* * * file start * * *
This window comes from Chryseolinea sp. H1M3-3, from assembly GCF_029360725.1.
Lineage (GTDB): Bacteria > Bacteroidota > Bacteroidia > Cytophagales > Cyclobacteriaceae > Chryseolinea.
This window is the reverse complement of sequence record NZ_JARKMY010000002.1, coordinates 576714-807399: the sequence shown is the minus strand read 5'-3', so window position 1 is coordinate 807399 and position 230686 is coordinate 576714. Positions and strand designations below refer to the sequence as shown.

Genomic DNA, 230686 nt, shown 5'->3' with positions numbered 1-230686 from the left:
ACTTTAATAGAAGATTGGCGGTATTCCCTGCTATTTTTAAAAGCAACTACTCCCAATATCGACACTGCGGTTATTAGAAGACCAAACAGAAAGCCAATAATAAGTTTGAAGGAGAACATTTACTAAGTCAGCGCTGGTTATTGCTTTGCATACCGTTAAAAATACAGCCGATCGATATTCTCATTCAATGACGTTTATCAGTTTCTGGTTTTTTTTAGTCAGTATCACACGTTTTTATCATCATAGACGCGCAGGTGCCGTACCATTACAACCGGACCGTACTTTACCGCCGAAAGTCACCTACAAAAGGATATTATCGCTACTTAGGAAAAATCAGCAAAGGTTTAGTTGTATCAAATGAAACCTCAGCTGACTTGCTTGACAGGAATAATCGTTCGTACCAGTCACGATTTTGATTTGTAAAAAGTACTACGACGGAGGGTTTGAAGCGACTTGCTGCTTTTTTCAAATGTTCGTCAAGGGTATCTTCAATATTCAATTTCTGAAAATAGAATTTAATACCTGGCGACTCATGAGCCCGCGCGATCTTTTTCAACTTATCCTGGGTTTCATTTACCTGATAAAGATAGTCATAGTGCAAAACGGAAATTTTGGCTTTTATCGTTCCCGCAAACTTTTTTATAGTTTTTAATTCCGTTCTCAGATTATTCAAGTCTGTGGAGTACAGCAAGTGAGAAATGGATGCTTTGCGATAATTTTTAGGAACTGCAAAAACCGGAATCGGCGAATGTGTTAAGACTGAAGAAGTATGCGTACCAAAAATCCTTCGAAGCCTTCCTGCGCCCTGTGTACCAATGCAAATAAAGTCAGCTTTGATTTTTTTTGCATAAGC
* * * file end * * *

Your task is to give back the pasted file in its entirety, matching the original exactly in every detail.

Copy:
This window comes from Chryseolinea sp. H1M3-3, from assembly GCF_029360725.1.
Lineage (GTDB): Bacteria > Bacteroidota > Bacteroidia > Cytophagales > Cyclobacteriaceae > Chryseolinea.
This window is the reverse complement of sequence record NZ_JARKMY010000002.1, coordinates 576714-807399: the sequence shown is the minus strand read 5'-3', so window position 1 is coordinate 807399 and position 230686 is coordinate 576714. Positions and strand designations below refer to the sequence as shown.

Genomic DNA, 230686 nt, shown 5'->3' with positions numbered 1-230686 from the left:
ACTTTAATAGAAGATTGGCGGTATTCCCTGCTATTTTTAAAAGCAACTACTCCCAATATCGACACTGCGGTTATTAGAAGACCAAACAGAAAGCCAATAATAAGTTTGAAGGAGAACATTTACTAAGTCAGCGCTGGTTATTGCTTTGCATACCGTTAAAAATACAGCCGATCGATATTCTCATTCAATGACGTTTATCAGTTTCTGGTTTTTTTTAGTCAGTATCACACGTTTTTATCATCATAGACGCGCAGGTGCCGTACCATTACAACCGGACCGTACTTTACCGCCGAAAGTCACCTACAAAAGGATATTATCGCTACTTAGGAAAAATCAGCAAAGGTTTAGTTGTATCAAATGAAACCTCAGCTGACTTGCTTGACAGGAATAATCGTTCGTACCAGTCACGATTTTGATTTGTAAAAAGTACTACGACGGAGGGTTTGAAGCGACTTGCTGCTTTTTTCAAATGTTCGTCAAGGGTATCTTCAATATTCAATTTCTGAAAATAGAATTTAATACCTGGCGACTCATGAGCCCGCGCGATCTTTTTCAACTTATCCTGGGTTTCATTTACCTGATAAAGATAGTCATAGTGCAAAACGGAAATTTTGGCTTTTATCGTTCCCGCAAACTTTTTTATAGTTTTTAATTCCGTTCTCAGATTATTCAAGTCTGTGGAGTACAGCAAGTGAGAAATGGATGCTTTGCGATAATTTTTAGGAACTGCAAAAACCGGAATCGGCGAATGTGTTAAGACTGAAGAAGTATGCGTACCAAAAATCCTTCGAAGCCTTCCTGCGCCCTGTGTACCAATGCAAATAAAGTCAGCTTTGATTTTTTTTGCATAAGC